• A final option:  Use an artificial sweetner at bottling
  • Reduce the relative acidity especially if an acid reveals test high acidity


Cider is in some ways like lemonade whereby a balance exists between the acidic and sweet properties based on the inputs used.  Regardless of what tricks you use it can be really difficult to get a "balanced" Cider if the juice you are using is highly acidic.  By this we mean a titret reading above .90-95 or 90%-95% when using a standard acid test kit.  Acidity can come from the specific apple variety attribute, cold growing season, early picking of unripe fruit, etc.  Here's general tips for dealing with high acid apples:

  • Use an acid test kit and get fresh chemical solutions each fall
  • Use a de-acidifying agent (potassium carbonate) to adjust (within reason) acidity
  • Incorporate sugar/water dilutions (Cyser or apple wine variations)



Picking a suitable yeast strain can seem confusing at first glance.  It’s important to have a strategy and articulate what STYLE you are targeting or what properties you desire and pick a yeast strain that will get close.  Many yeast strains are highly attenuating, meaning they readily ferment dry.  We’ll start with some generic styles for reference:

Low alc, dry Cider    Ale/Lager Yeast/Cotes Des Blanc/Lalvin D-47, M02
Relatively fast fermenting.  A good candidate for carbonation
Low alc, dry Cider cool fermenting Lager Yeast, Champagne
Slower fermenting, Less ester/phenol formation
Off-dry Cider OG: 1.050-1.070 Ale yeast/Lager Yeast/*See notes on late sweetening
Additional sugar agents will be required
Wine like, high alc, Cider Dry finish OG: 1.070-1.085

Champagne, Lalvin EC 1118, Cotes, Des Blanc, Montrachet

Long ferment, robust use of nutrients, recommended.  Room temps recommended
Wine Like high alc Sweet Cider OG:1.080-90 Cotes Des Blanc, Champagne  See previous notes on late sweetening with Potassium Sorbate
Ferment at room temps.  Nutrients recommended


More beer yeasts recommended for Cider production:  While almost all Cider authors recommend wine yeast we've been very happy with simple, straight juice Cider fermented with Ale and Lager yeast strains.  Try them!

  • Windsor and Nottingham Ale Dry Yeasts (for 60-65 degrees)
  • Safale US-05 or Safale 04 Ale Dry Yeast (for 60-65 degrees)
  • Wyeast 1056 Liquid Ale Yeast (for 59-65 degrees)
  • Safale S-23 Dry Lager Yeast (especially good for cold fermenting below 58 degrees)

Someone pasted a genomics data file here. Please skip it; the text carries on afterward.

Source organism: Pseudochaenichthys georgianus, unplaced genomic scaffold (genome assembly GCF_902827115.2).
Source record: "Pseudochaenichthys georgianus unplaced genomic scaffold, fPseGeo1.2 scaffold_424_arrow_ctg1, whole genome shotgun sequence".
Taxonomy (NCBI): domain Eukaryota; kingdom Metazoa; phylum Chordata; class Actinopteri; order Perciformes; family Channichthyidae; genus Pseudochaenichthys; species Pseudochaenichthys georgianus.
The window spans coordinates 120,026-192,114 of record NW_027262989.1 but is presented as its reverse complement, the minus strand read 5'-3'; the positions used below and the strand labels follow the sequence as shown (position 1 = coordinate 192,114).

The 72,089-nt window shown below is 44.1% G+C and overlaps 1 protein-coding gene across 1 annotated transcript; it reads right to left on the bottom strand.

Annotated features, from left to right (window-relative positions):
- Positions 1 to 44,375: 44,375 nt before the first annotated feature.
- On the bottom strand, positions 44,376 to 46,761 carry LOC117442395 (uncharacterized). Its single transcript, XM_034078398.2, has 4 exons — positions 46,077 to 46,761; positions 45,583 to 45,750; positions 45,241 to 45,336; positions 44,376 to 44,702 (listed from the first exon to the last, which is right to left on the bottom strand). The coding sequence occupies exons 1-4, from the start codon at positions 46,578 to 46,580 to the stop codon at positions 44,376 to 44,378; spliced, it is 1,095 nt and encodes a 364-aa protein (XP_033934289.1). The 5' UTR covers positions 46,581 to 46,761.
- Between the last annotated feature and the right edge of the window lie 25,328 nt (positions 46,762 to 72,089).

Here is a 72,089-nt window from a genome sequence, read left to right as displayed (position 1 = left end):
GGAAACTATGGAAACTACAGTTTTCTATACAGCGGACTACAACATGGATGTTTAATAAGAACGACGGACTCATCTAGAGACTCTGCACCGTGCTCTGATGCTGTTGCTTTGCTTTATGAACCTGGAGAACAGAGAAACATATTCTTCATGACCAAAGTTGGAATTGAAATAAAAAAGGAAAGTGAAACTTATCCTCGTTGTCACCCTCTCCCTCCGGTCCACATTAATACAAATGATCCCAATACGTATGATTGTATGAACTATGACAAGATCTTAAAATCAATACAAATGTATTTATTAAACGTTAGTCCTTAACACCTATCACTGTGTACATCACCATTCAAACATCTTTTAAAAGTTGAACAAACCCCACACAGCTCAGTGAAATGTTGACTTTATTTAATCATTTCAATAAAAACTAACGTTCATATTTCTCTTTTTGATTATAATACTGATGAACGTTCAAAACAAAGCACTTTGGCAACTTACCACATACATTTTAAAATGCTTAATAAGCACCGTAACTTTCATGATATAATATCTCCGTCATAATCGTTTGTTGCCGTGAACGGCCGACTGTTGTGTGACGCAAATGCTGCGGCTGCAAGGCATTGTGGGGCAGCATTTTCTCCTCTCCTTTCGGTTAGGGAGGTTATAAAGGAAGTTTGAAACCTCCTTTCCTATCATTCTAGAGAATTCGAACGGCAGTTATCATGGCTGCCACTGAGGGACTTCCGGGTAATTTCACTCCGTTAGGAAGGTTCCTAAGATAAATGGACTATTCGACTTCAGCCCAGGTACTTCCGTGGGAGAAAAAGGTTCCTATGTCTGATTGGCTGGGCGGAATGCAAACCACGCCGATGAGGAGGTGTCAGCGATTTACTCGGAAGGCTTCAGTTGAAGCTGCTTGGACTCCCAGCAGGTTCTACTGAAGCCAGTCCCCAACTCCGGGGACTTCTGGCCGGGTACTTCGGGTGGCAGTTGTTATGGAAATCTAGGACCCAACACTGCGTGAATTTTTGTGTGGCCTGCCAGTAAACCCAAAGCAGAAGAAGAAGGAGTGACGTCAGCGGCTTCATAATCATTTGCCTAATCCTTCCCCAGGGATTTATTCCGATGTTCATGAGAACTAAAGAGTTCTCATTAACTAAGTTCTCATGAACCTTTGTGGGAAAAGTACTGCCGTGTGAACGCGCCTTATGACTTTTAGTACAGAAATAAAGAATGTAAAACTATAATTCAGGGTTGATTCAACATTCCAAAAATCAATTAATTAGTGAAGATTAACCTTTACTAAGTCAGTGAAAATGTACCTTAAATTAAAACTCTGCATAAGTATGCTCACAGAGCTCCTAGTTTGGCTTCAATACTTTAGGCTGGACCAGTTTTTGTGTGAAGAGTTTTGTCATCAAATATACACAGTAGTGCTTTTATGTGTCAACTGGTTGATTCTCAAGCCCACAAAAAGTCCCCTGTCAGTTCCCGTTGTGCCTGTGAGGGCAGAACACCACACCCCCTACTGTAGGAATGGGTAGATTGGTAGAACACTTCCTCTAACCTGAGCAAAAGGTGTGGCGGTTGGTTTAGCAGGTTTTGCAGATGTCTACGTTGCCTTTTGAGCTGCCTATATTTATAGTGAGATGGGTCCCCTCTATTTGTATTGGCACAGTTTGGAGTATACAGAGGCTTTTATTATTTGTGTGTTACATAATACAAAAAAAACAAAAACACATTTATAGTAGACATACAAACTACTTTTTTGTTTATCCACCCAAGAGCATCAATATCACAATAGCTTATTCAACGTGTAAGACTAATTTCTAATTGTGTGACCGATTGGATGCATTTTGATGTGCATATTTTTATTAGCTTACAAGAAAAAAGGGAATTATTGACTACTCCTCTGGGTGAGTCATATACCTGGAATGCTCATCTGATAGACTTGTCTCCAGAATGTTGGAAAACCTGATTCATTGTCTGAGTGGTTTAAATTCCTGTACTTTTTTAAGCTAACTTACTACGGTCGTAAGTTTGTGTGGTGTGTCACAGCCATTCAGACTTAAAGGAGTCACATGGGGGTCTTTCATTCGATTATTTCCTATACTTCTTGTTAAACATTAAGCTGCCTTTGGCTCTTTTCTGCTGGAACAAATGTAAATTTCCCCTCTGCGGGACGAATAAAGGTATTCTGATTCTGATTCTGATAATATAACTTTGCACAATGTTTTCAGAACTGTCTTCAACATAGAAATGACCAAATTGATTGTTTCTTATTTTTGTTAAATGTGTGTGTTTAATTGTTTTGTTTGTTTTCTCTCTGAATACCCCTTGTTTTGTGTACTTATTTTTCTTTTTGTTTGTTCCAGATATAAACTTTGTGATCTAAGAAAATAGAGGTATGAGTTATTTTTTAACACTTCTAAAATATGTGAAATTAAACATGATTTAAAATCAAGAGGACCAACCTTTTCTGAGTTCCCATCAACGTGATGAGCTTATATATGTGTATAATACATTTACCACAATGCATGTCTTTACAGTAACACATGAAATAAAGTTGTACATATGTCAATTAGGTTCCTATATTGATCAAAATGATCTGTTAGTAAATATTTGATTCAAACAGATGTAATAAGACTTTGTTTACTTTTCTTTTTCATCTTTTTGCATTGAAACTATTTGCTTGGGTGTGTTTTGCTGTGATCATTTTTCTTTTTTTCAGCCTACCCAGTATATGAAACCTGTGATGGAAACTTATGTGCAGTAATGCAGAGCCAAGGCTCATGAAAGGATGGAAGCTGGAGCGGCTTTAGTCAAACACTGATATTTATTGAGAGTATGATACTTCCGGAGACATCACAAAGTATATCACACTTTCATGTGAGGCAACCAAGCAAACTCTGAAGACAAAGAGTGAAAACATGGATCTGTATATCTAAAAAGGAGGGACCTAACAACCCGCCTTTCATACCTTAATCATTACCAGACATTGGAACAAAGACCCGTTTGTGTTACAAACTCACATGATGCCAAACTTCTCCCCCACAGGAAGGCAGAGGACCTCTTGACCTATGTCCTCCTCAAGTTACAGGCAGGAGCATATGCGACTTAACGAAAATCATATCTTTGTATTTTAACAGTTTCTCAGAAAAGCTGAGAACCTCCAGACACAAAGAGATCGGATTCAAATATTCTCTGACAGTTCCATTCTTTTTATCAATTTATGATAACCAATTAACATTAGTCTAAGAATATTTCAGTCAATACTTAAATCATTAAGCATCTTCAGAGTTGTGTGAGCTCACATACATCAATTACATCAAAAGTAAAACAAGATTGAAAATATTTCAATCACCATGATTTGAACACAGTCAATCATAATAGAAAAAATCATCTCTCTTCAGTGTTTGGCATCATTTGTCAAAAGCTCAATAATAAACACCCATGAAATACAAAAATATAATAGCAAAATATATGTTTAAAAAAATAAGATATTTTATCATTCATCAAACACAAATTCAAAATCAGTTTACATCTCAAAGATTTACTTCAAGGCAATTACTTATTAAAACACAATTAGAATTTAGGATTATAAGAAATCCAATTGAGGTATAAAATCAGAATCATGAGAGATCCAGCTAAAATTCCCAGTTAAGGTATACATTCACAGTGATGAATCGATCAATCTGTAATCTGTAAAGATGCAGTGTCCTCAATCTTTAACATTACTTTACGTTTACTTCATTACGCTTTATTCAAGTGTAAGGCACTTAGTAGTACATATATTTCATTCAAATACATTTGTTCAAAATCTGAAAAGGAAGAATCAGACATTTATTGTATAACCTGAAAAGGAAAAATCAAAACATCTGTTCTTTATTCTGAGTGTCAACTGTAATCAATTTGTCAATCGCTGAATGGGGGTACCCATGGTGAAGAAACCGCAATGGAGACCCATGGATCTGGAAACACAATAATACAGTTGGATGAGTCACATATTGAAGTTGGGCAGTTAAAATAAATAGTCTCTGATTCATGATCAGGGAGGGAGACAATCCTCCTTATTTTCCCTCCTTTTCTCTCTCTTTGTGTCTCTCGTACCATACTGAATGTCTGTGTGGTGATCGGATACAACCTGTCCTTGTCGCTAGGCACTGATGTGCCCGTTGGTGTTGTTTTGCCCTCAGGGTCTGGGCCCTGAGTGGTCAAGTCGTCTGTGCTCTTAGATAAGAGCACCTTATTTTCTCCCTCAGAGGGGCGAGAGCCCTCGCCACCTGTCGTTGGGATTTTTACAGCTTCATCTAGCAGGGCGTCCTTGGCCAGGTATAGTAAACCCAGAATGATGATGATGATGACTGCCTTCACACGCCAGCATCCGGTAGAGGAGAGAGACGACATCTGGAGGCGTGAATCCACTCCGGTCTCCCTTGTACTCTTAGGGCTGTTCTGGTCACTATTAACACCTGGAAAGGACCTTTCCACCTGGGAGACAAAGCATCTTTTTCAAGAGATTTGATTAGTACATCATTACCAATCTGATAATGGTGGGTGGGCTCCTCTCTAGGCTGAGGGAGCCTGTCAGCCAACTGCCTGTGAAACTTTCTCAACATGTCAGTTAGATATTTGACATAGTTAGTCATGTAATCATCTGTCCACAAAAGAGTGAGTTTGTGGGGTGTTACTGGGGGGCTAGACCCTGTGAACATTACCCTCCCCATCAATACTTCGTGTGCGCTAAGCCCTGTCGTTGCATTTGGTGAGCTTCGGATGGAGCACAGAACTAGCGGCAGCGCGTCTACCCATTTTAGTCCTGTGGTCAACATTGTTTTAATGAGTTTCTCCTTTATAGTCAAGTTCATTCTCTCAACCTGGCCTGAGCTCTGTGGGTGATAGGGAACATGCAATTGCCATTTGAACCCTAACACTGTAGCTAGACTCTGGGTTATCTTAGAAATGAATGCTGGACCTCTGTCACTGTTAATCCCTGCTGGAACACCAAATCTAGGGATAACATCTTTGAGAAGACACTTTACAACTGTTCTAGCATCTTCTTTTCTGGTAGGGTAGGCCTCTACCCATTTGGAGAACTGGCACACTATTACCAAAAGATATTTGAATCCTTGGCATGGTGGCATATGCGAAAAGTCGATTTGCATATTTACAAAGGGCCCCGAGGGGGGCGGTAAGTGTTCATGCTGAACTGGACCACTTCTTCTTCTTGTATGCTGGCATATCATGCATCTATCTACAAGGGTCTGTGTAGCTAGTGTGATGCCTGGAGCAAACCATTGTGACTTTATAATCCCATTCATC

• Wyeast 2112 California Common Liquid Yeast fermented at 57-59 degrees

Important notes regarding Beer yeast and Cider:

When using Ale or Lager yeast in Cider, do not use potassium metabisulfite (or Campden tablets) at any dose over 15PPM.  Beer yeast strains are not sulfite tolerant to the same extent that wine yeast strains are.

Clafication and long term aging:

You get clear Cider by carefully racking, aging, and fining.  It's not mandatory that your probuct be crystal clear, but it does help.  The effect is more than just aesthetic.  Yeast material can decay and contribute to off-flavors.  If you are crushing and pressing start with pectic enzyme early on for later clarity.  Later fining additions include Bentonite, Sparkolloid, Chitosan, Turbo Clear, and others.  These all help sink suspended particles and speed up clarification.  Many factors determine the long term stabilty of Cider such as:

  • Sanitation
  • Sulfites (or not)
  • Alcohol level
  • Cellar temperatures
  • Oxidation

Higher alcohol Cider made more like tradtional wine (sulfites added) will be very wine-like in terms of stability and capable of aging for many years depending the factors noted above. Normal strength Cider varies from 4-6% ABV and benefits from some aging (up to 6 months or so) but can be consumed relatively young similiar to beer.  A low alcohol Cider served on draft from a home keg system is especially rewarding.  Barrel aging is yet another option.  Barrels provide two unique qualities; oak/tannin flavors and  low level oxidation or "breathing" over time.  Wine quality oak barrels are available in smaller 5/10/15gal sizes though they are fairly expensive.  New barrels (unless they have prepped to be softer) will impart strong new oak flavor within weeks of contact.  Over time subsequent batches will soften the oak effect.  By 4-6 years of use the oak will be relatively mild or "neutral" in effect.  Barrel size (or surface area contact) has a radical effect on the final outcome.  A 5 gallon barrel is far more intense than a 59 gal barrel due to this surface area ratio.  Small barrels users should consider racking out (of barrel) in shorter rotations, especially for new oak.


COMMON PROBLEMS:                  SOURCES:

Vinegar, sour-lactic-metallic-rubber taste
Poor sanitation, rough handling (oxidation) poor yeast health
Gushing bottles, blown corks
Bottling too early, terminal gravity not reached, bottled when cold, over-primed

No carbonation  Stored too cold, over sanitized
Bland thin flavor
Varietal choice, yeast choice
Sulfuric, burnt match flavor Too much S02 added
Browning, paper-like taste and color Oxidation effects, poor handling, poor storage conditions
Stuck ferment (FG: 1.025 or higher)